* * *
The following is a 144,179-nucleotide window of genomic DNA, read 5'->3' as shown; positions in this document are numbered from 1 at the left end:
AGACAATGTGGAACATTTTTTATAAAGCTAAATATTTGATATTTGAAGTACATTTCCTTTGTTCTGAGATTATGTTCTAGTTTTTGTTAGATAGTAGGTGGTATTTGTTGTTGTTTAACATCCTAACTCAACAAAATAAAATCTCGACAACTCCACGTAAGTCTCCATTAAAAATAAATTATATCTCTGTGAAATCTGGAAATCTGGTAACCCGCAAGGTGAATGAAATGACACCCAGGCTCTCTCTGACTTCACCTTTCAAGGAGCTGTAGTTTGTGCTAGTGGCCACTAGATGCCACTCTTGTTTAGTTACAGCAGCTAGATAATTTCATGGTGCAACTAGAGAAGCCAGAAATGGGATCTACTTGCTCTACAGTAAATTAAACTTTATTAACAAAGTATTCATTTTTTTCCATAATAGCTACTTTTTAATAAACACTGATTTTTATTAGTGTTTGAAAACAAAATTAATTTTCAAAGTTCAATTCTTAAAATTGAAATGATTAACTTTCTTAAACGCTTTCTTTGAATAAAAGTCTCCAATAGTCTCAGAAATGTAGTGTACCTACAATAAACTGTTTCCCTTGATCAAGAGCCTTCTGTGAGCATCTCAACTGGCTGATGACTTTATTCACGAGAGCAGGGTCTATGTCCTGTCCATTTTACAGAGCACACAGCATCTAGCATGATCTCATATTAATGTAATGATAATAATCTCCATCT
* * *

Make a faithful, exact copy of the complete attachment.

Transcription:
The following is a 144,179-nucleotide window of genomic DNA, read 5'->3' as shown; positions in this document are numbered from 1 at the left end:
AGACAATGTGGAACATTTTTTATAAAGCTAAATATTTGATATTTGAAGTACATTTCCTTTGTTCTGAGATTATGTTCTAGTTTTTGTTAGATAGTAGGTGGTATTTGTTGTTGTTTAACATCCTAACTCAACAAAATAAAATCTCGACAACTCCACGTAAGTCTCCATTAAAAATAAATTATATCTCTGTGAAATCTGGAAATCTGGTAACCCGCAAGGTGAATGAAATGACACCCAGGCTCTCTCTGACTTCACCTTTCAAGGAGCTGTAGTTTGTGCTAGTGGCCACTAGATGCCACTCTTGTTTAGTTACAGCAGCTAGATAATTTCATGGTGCAACTAGAGAAGCCAGAAATGGGATCTACTTGCTCTACAGTAAATTAAACTTTATTAACAAAGTATTCATTTTTTTCCATAATAGCTACTTTTTAATAAACACTGATTTTTATTAGTGTTTGAAAACAAAATTAATTTTCAAAGTTCAATTCTTAAAATTGAAATGATTAACTTTCTTAAACGCTTTCTTTGAATAAAAGTCTCCAATAGTCTCAGAAATGTAGTGTACCTACAATAAACTGTTTCCCTTGATCAAGAGCCTTCTGTGAGCATCTCAACTGGCTGATGACTTTATTCACGAGAGCAGGGTCTATGTCCTGTCCATTTTACAGAGCACACAGCATCTAGCATGATCTCATATTAATGTAATGATAATAATCTCCATCT